Oprah urges finding your passion, acting on greater purpose

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June 2, 2003 by KRISTIN DIZON

"Live Your Best Life"The preacher wore sparkly diamonds and high heels.

The message was how to live your best, most purposeful life.

And the congregation was an audience of 2,700, awed by America's inspirer in chief.

On Saturday, Oprah Winfrey came to Seattle and led a spiritual revival of personal growth.

The talk-show host shared the collected wisdom of her extraordinary life during the seven-hour-long "Live Your Best Life" workshop at the Washington State Convention and Trade Center.

"The ultimate question is: Why are you really here?" said Oprah, whose tour, sponsored by "O, The Oprah Magazine," travels to four cities this summer. "I believe that whatever you have, it becomes more bountiful for you, it becomes more gracious for you, if you can give it back."

She said most of her life she's felt called to speak and inspire others, starting at the age of 3 when she could read and recited Bible passages in church.

And, she described a future for herself beyond television and magazines and movies. Oprah, 49, said her life was transformed last Christmas when she spent 30 days visiting orphanages in Africa and sharing gifts with children who had none.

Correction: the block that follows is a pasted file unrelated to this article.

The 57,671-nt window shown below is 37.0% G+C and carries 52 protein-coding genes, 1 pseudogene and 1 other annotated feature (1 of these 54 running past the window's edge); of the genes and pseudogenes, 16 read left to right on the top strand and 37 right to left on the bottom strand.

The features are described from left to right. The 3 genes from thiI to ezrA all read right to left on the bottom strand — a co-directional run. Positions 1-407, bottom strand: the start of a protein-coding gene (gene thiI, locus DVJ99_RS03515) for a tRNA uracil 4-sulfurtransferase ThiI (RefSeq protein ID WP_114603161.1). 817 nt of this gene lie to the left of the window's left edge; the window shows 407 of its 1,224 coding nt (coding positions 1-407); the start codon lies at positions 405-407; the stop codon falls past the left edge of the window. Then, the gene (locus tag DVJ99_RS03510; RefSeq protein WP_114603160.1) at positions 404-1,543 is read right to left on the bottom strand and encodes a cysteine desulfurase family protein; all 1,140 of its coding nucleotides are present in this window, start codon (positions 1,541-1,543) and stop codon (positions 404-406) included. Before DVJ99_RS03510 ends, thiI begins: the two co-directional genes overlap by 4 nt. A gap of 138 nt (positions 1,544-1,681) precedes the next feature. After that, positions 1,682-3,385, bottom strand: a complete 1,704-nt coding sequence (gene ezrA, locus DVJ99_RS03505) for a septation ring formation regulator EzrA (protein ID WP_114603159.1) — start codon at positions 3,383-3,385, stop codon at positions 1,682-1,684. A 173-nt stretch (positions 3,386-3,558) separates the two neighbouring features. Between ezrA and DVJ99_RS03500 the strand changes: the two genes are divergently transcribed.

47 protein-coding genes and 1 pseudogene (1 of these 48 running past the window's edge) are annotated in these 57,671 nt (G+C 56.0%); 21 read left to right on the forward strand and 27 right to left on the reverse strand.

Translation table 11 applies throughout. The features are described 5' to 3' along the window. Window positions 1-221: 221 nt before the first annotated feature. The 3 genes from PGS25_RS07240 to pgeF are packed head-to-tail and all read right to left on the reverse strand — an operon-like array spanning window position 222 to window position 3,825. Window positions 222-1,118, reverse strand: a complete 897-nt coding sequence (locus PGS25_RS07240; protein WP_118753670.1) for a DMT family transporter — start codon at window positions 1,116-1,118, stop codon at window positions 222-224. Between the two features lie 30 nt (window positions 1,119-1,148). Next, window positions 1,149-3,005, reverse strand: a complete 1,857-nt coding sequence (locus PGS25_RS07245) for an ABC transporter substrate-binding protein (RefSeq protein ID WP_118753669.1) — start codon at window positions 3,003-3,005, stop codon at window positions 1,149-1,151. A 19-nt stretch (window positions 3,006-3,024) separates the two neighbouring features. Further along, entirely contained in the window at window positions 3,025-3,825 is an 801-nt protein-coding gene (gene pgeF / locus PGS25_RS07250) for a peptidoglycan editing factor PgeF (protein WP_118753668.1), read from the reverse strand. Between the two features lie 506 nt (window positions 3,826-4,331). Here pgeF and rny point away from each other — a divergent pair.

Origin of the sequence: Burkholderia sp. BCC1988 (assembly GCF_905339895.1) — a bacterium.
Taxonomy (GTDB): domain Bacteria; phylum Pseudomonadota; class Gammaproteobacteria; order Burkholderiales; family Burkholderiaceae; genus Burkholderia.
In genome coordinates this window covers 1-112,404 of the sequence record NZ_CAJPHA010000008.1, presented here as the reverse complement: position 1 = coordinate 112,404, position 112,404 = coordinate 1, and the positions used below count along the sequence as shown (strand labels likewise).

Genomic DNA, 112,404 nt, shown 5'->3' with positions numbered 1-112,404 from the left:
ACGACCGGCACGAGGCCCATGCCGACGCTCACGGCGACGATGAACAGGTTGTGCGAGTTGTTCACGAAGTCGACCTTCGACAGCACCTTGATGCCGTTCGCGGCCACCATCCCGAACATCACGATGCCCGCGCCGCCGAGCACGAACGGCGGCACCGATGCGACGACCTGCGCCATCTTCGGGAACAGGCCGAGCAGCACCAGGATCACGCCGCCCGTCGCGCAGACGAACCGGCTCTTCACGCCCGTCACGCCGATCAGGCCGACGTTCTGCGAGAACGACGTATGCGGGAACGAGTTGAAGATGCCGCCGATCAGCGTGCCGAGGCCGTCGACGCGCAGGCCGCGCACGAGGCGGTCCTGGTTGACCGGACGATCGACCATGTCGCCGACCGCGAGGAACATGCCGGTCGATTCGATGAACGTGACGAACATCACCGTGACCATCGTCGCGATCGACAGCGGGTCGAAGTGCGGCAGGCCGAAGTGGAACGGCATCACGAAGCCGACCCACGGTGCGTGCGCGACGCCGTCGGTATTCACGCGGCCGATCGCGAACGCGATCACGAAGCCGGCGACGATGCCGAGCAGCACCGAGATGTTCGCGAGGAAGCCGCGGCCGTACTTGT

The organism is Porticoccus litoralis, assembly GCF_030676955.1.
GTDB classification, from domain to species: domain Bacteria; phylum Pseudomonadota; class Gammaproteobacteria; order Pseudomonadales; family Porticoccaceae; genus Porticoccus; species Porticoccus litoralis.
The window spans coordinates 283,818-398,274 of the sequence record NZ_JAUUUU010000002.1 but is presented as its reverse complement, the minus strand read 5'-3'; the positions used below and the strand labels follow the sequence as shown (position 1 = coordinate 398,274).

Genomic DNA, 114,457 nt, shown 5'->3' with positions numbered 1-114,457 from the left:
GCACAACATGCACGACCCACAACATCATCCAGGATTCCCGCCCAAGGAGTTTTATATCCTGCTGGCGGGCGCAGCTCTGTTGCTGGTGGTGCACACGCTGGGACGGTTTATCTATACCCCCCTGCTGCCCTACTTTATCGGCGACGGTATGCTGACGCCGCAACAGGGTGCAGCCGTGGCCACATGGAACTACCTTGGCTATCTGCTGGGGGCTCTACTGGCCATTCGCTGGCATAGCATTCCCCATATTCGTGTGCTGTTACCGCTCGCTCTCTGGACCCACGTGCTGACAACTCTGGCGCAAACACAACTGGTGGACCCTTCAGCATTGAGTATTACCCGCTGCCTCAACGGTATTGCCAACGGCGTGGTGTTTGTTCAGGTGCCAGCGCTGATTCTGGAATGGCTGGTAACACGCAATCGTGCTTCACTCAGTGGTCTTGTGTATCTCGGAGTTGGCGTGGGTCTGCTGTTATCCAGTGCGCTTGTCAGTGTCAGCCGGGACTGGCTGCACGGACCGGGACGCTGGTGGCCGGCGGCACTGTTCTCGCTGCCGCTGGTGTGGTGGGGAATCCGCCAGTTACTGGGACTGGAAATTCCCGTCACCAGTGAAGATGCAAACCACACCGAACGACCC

"The moment I sat down and asked everybody to count to three and open their presents," Oprah said, wiping tears away, "is the single greatest moment of my life.

"I felt the joy rise up from each and every one of those children," Winfrey said. "There was a moment where I literally went, 'Aha, this is why I was born.' "

Before she took to the stage, she told journalists: "I want to become the voice for orphans around the world. It's kind of funny, because I never had kids of my own. But I will end up with millions of kids."

But, mostly, she encouraged participants to find their passion and purpose in life and to connect with something Godlike that is greater than themselves.

"When you use your personality to answer the calling of your soul, nobody can touch you," Oprah said. "Nobody."

It was a message that resonated with attendees, who came from all walks of life.

Bill Guting, who came with his wife, Cathy, from Sacramento, Calif., was one of about 25 men there.

"I figure wisdom knows no boundaries -- men, women, Martians, whatever," Guting said. "To me, Oprah is one of the wisest people in the world."

He added: "One can't help but be inspired just by hearing her story."

Joan Cainan of Redmond and her sister, Jan Murakami of Shoreline, said Oprah is an incredible speaker who had them enthralled.

"I wouldn't want to meet a king or a queen or a president," said Cainan. "But to meet Oprah, ohhhh."

Her sister, Murakami, added: "Look at the energy here. Imagine if this could be harnessed."

Oprahmania was everywhere.

Participants came from all over the country and Canada to attend the $185 event. Some bought tickets on eBay for hundreds of dollars, and Oprah mentioned one person who spent $10,000 to be there.

When Oprah arrived in a black sport utility vehicle, screams erupted when just one foot in a dainty silver mule dangled out of the vehicle. Grown women wept.